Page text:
Pathologic fibrosis underpins the morbidity and mortality of many serious diseases of the lung, liver, kidney, pancreas, eye, heart, skin, skeletal muscle, intestine, and other organs and is estimated to contribute to up to 45% of deaths worldwide.
At its basis, pathologic fibrosis consists of excessive and uncontrolled scar tissue formation. Although driven by varied insults in different diseases, it occurs through shared fibrogenic processes that lead to accumulation of fibroblasts and myofibroblasts and dysregulated deposition of extracellular matrix. Pathologic fibrosis ultimately leads to destruction of normal tissue architecture, organ dysfunction, and, in many cases, organ failure and death.
Idiopathic pulmonary fibrosis (IPF) and non-alcoholic steatohepatitis (NASH), both of which are serious fibrotic diseases with high unmet medical needs, are the indications for Indalo’s initial clinical studies.
IPF is an irreversible, relentlessly progressive, and ultimately fatal disease characterized by loss of lung function and impaired gas exchange due to fibrosis.
Patients experience worsening shortness of breath, diminished quality of life, and progressive functional impairment. Median survival time from diagnosis is two to five years, with a five-year survival rate of 20-40 percent. IPF is a large orphan disease, with a prevalence in the United States of approximately 150,000 patients, and with about 35,000 new cases diagnosed each year. IPF remains an urgent unmet medical need despite two approved therapies in the US, each of which has limited market penetration.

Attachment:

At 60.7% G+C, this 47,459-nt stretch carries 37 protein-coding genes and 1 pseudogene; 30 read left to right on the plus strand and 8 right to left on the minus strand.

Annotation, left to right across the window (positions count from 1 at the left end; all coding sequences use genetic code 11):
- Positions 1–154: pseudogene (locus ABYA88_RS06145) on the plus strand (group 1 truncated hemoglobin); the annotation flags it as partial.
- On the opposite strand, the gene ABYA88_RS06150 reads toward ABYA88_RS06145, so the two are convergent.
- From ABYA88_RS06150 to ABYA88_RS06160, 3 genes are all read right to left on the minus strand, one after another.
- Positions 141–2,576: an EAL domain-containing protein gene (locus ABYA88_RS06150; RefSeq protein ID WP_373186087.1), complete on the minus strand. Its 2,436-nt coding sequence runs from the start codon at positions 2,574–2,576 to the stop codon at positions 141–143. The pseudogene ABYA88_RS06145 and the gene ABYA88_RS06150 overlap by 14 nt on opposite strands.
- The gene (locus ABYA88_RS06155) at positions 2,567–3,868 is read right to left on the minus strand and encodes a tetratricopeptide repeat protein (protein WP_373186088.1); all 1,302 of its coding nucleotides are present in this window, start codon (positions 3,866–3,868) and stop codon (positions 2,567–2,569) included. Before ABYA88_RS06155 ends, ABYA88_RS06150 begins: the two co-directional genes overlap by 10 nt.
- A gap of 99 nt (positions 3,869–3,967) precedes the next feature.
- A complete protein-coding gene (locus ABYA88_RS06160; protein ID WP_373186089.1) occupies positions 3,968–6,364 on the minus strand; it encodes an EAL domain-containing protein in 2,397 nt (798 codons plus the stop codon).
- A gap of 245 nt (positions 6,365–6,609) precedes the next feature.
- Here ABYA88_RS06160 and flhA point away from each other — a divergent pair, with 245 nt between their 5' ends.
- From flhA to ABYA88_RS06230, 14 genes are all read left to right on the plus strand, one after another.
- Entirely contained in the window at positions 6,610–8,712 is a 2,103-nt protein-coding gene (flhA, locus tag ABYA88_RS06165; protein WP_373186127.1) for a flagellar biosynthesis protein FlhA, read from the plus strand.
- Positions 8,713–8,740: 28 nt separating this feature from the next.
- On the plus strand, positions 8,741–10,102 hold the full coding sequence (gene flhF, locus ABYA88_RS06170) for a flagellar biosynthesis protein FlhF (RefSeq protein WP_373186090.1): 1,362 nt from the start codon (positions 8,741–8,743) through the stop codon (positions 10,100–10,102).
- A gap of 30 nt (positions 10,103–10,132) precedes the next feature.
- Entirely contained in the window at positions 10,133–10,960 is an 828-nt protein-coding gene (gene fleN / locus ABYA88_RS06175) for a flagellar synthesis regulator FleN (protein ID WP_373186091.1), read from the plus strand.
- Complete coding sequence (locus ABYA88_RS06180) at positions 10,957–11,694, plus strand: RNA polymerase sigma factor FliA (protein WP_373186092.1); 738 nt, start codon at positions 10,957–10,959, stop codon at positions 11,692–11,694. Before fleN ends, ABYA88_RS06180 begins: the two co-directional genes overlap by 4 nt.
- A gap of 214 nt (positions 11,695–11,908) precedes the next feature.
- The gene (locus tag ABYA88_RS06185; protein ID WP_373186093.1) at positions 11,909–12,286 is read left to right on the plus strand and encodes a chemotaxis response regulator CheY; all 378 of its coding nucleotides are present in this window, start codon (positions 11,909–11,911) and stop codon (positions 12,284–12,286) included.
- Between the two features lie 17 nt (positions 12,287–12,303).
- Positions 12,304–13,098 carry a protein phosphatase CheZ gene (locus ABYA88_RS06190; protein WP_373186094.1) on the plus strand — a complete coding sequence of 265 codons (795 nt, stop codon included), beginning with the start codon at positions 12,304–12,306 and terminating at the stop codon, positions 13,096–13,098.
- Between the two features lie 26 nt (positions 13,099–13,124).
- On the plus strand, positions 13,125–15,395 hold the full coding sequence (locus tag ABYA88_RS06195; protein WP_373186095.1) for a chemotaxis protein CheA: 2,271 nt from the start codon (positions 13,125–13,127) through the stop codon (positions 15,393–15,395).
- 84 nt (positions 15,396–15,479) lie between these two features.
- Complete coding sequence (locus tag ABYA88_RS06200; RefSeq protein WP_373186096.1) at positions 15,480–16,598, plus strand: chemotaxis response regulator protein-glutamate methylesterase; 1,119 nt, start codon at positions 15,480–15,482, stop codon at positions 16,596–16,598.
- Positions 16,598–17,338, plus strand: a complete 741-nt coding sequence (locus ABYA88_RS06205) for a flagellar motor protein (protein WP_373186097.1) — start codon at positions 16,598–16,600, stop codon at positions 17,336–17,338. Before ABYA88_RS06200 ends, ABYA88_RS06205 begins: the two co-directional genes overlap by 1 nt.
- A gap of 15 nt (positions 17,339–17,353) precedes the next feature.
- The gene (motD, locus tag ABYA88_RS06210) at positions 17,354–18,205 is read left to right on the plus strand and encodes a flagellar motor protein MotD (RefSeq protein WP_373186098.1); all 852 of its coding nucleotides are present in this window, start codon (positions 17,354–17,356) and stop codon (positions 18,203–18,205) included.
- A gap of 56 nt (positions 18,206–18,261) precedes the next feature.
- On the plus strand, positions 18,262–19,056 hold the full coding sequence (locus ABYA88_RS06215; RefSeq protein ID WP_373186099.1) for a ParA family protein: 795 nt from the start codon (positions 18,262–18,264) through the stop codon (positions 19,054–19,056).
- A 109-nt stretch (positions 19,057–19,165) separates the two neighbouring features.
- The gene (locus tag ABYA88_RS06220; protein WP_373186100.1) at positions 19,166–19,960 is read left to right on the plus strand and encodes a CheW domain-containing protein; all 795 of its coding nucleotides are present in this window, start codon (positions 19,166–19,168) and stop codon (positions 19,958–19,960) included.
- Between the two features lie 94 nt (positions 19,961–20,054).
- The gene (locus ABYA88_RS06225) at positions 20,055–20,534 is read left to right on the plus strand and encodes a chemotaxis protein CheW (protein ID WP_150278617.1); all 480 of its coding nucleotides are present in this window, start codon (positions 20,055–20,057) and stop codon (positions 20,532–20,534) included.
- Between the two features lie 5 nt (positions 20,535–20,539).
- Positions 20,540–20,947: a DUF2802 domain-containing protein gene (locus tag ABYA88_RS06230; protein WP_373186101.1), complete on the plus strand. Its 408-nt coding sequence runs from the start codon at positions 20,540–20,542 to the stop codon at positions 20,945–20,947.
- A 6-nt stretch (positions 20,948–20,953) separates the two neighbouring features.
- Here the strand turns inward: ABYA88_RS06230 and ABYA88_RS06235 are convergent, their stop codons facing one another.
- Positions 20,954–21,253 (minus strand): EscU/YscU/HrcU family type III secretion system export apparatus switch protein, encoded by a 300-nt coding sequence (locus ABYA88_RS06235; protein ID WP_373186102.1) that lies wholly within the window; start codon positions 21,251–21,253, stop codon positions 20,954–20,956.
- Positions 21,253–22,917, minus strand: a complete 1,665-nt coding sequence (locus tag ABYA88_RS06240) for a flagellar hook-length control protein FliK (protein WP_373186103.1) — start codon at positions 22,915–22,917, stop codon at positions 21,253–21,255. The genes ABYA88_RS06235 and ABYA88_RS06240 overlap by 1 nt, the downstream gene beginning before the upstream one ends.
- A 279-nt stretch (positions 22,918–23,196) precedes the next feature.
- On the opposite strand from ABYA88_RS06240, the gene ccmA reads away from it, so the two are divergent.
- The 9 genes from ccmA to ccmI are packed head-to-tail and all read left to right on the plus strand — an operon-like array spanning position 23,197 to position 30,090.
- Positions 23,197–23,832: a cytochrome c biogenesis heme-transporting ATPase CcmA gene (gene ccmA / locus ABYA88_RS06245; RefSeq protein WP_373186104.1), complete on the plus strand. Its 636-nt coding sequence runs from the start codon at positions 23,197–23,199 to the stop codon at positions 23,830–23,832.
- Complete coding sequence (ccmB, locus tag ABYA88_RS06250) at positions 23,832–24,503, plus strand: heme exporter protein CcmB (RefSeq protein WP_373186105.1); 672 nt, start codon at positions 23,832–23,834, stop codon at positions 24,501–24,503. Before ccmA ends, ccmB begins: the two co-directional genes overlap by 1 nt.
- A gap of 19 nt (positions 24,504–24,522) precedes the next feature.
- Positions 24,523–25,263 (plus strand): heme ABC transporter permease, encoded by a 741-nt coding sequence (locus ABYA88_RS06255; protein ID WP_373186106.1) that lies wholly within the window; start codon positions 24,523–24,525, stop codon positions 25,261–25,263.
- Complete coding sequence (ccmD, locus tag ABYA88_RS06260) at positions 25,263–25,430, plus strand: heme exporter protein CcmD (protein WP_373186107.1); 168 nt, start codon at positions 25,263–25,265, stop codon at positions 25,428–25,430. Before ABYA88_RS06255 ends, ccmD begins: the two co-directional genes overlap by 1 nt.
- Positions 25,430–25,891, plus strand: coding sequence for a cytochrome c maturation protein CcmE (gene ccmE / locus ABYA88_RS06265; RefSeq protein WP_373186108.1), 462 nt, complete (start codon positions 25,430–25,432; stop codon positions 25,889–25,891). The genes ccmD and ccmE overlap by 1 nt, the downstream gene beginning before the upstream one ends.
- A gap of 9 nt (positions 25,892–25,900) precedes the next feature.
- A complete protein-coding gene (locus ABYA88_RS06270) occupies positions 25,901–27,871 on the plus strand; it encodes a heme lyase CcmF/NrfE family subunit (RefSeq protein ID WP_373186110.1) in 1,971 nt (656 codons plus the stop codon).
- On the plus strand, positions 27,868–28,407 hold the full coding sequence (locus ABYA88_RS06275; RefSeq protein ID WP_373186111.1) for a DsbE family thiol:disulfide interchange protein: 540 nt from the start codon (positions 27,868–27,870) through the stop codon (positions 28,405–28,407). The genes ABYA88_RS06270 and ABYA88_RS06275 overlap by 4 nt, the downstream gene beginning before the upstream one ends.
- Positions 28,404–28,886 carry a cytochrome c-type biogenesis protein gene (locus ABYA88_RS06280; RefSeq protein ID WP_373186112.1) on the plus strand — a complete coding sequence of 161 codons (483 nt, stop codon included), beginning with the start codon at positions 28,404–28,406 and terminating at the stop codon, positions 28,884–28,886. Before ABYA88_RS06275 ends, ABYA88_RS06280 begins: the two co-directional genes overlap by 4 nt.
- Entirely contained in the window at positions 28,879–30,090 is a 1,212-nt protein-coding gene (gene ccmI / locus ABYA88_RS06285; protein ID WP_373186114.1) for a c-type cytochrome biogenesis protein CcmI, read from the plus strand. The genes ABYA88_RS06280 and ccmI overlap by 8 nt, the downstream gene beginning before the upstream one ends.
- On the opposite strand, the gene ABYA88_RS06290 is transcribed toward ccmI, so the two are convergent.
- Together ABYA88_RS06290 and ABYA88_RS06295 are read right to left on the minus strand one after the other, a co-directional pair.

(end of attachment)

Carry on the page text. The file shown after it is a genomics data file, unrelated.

NASH is a progressive disease caused by excessive fat accumulation in the liver, unrelated to alcohol use, that induces chronic inflammation and damage (ballooning) of hepatocytes, resulting in fibrosis that can lead to cirrhosis, liver failure, and death.
The stage of liver fibrosis is a strong predictor of clinical outcomes. Ongoing persistence of obesity with increasing rates of diabetes is expected to increase the prevalence of NASH dramatically in coming years, and the disease is projected to become the leading cause of liver transplants in the US by as early as 2020. There are currently no FDA-approved therapies for NASH, and most therapies currently in development target metabolic or inflammatory processes rather than fibrosis directly.